I’m currently reading Shantaram by Gregory David Roberts. It’s a 900+ page book, but it’s slow and boring thus far and I’m thinking of temporarily abandoning it. I love huge books and I’ll read a 2000+ page book, but it must be exciting and able to keep my focus. Anyway, let’s get the latest reviews.
Book #110: Yes, Chef: A Memoir by Marcus Samuelsson
How often does one hear a story about an Ethiopian child adopted by Swedish parents? Well, this is Marcus Samuelsson’s story and although the first part of his childhood was nice to read, as the story drag on, it became about the self and it turned me off to the point where I started to skim pages.
This book is not a memoir. It is a self-serving PR machine that serves to give more publicity to a man who has catered for the Obamas at the White House and has appeared on many television shows.
Before I get dirty, Samuelsson was raised by wonderful Swedish parents after he was orphaned in Ethiopia. [His biological father is another story by itself.] This man missed his father’s funeral because of some visa paperwork that prevented him from traveling. This man also missed his grandmother’s funeral and this woman was a huge source of inspiration for him becoming the chef that he is today. This man couldn’t fathom why Christina (a wonderful girl he’d been dating for years) was still hanging onto him after he left Sweden to pursue his dream of working in a Swiss restaurant. He thought when he left home, he would’ve been leaving everything behind including the girl. Yet, he goes to Austria on an internship and knocks up another girl during a one-night stand thus producing a daughter whom he refused to meet until she was 14.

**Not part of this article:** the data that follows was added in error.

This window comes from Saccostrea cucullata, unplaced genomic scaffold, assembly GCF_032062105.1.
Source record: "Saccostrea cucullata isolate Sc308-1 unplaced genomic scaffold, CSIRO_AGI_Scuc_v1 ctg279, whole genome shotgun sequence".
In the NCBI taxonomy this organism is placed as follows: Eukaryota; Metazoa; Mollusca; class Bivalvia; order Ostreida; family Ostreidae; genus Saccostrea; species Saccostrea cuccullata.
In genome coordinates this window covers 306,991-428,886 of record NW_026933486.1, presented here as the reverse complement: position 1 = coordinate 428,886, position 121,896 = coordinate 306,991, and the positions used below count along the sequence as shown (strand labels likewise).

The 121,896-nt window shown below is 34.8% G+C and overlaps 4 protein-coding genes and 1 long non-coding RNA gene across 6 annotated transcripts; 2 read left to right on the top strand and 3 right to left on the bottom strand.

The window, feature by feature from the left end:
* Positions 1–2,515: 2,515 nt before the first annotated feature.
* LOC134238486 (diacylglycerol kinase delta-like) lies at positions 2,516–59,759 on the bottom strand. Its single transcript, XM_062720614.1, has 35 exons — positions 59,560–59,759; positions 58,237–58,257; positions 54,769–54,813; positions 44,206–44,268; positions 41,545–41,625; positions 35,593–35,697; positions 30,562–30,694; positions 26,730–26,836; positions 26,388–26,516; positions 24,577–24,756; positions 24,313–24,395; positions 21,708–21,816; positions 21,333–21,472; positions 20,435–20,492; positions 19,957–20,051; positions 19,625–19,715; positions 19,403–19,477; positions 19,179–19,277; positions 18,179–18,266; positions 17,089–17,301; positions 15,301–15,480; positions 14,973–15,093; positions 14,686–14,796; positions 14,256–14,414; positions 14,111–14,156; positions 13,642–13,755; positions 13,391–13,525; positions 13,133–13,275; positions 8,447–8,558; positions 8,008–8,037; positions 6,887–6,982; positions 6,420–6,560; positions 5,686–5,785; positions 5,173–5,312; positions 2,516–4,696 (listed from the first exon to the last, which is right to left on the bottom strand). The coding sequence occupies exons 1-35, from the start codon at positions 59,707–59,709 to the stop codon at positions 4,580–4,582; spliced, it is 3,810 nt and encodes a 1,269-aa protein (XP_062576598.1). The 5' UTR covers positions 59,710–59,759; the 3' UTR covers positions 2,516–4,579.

No, really. He paid the child support (this was all down to his mother for he wanted to skip out of paying it. The bastard!) but refused to meet his own flesh and blood because he was busy crafting a career in New York and marrying a model, some Ethiopian woman. How does he make up for lost time with his daughter? He took her to meet Kanye West at a party because he wanted to be seen as the world’s coolest dad.
This man treats the most important people – his adopted parents, his daughter, women in general – like hand me downs. Yet, YET, this very same man has the utmost gall to turn around and talk about sending monthly financial support to his biological family in Ethiopia. I was turned off by all the FOOD, FOOD, FOOD! Yes, I know that he’s a chef, but this is supposed to be a memoir and I found the f-bombs off-putting as well.
At one point I grew frustrated with the book and started skimming. If Marcus was likable before reading this rubbish he calls a memoir, he is certainly unlikable now after coming across as a narcissistic jerk. I mean, he is such a hypocrite. He ponders how his birth father never looked for him, yet he had a daughter he never saw until she was 14. Dude, you were ADOPTED. You should know what’s it like to miss parents.